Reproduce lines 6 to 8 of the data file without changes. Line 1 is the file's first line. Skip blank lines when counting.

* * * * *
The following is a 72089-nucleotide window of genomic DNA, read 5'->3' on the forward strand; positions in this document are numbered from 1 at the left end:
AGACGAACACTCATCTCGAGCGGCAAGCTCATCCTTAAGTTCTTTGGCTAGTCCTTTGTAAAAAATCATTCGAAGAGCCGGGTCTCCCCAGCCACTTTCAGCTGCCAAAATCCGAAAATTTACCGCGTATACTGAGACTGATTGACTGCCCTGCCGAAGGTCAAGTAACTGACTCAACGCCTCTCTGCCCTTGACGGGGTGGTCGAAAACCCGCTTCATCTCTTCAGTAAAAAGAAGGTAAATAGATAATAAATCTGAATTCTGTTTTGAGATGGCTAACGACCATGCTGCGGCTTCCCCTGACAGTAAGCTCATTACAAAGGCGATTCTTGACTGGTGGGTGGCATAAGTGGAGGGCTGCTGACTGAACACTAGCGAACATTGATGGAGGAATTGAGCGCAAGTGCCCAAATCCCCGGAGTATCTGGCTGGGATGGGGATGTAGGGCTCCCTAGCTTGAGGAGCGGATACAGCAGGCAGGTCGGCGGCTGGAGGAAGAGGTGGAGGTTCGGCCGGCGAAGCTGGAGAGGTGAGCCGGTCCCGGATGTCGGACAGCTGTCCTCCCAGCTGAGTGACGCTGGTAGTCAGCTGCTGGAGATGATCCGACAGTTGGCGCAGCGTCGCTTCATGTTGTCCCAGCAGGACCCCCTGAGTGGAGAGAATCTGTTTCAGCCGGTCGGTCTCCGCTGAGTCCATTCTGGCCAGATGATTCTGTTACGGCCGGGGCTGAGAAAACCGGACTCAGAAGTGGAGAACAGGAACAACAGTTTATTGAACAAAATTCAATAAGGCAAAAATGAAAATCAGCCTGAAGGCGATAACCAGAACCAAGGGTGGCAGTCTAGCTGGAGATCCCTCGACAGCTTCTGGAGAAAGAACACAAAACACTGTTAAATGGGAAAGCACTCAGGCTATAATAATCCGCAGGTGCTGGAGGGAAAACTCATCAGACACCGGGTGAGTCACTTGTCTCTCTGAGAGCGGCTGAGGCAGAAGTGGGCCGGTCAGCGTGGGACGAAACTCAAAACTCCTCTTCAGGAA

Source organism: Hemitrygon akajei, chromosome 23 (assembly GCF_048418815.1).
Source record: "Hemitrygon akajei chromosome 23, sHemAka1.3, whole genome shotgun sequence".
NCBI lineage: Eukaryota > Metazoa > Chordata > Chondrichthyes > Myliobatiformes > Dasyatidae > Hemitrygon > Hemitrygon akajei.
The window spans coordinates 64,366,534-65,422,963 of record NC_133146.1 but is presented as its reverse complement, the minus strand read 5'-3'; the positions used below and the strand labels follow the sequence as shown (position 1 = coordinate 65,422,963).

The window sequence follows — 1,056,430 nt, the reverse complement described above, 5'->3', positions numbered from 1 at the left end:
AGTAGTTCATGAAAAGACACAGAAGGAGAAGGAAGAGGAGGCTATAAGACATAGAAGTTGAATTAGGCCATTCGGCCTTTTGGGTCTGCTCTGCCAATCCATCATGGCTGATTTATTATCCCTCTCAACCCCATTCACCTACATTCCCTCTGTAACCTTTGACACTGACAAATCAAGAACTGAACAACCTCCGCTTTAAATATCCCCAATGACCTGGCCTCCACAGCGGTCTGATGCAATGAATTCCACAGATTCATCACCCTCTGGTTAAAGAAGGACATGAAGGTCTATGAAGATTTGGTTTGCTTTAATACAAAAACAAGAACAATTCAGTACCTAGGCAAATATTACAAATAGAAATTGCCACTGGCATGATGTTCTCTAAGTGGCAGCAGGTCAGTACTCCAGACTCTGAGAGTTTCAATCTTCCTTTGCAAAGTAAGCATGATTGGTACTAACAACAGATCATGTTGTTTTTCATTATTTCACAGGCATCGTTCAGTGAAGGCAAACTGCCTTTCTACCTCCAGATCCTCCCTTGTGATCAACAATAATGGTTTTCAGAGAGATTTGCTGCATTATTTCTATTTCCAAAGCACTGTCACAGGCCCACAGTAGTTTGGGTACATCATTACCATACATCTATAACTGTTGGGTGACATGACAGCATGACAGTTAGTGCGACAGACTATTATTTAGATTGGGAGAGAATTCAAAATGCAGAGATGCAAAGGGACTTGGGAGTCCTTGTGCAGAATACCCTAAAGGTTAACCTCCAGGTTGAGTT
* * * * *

The window spans coordinates 64,366,534-65,422,963 of record NC_133146.1 but is presented as its reverse complement, the minus strand read 5'-3'; the positions used below and the strand labels follow the sequence as shown (position 1 = coordinate 65,422,963).

The window sequence follows — 1,056,430 nt, the reverse complement described above, 5'->3', positions numbered from 1 at the left end:
AGTAGTTCATGAAAAGACACAGAAGGAGAAGGAAGAGGAGGCTATAAGACATAGAAGTTGAATTAGGCCATTCGGCCTTTTGGGTCTGCTCTGCCAATCCATCATGGCTGATTTATTATCCCTCTCAACCCCATTCACCTACATTCCCTCTGTAACCTTTGACACTGACAAATCAAGAACTGAACAACCTCCGCTTTAAATATCCCCAATGACCTGGCCTCCACAGCGGTCTGATGCAATGAATTCCACAGATTCATCACCCTCTGGTTAAAGAAGGACATGAAGGTCTATGAAGATTTGGTTTGCTTTAATACAAAAACAAGAACAATTCAGTACCTAGGCAAATATTACAAATAGAAATTGCCACTGGCATGATGTTCTCTAAGTGGCAGCAGGTCAGTACTCCAGACTCTGAGAGTTTCAATCTTCCTTTGCAAAGTAAGCATGATTGGTACTAACAACAGATCATGTTGTTTTTCATTATTTCACAGGCATCGTTCAGTGAAGGCAAACTGCCTTTCTACCTCCAGATCCTCCCTTGTGATCAACAATAATGGTTTTCAGAGAGATTTGCTGCATTATTTCTATTTCCAAAGCACTGTCACAGGCCCACAGTAGTTTGGGTACATCATTACCATACATCTATAACTGTTGGGTGACATGACAGCATGACAGTTAGTGCGACAGACTATTATTTAGATTGGGAGAGAATTCAAAATGCAGAGATGCAAAGGGACTTGGGAGTCCTTGTGCAGAATACCCTAAAGGTTAACCTCCAGGTTGAGTT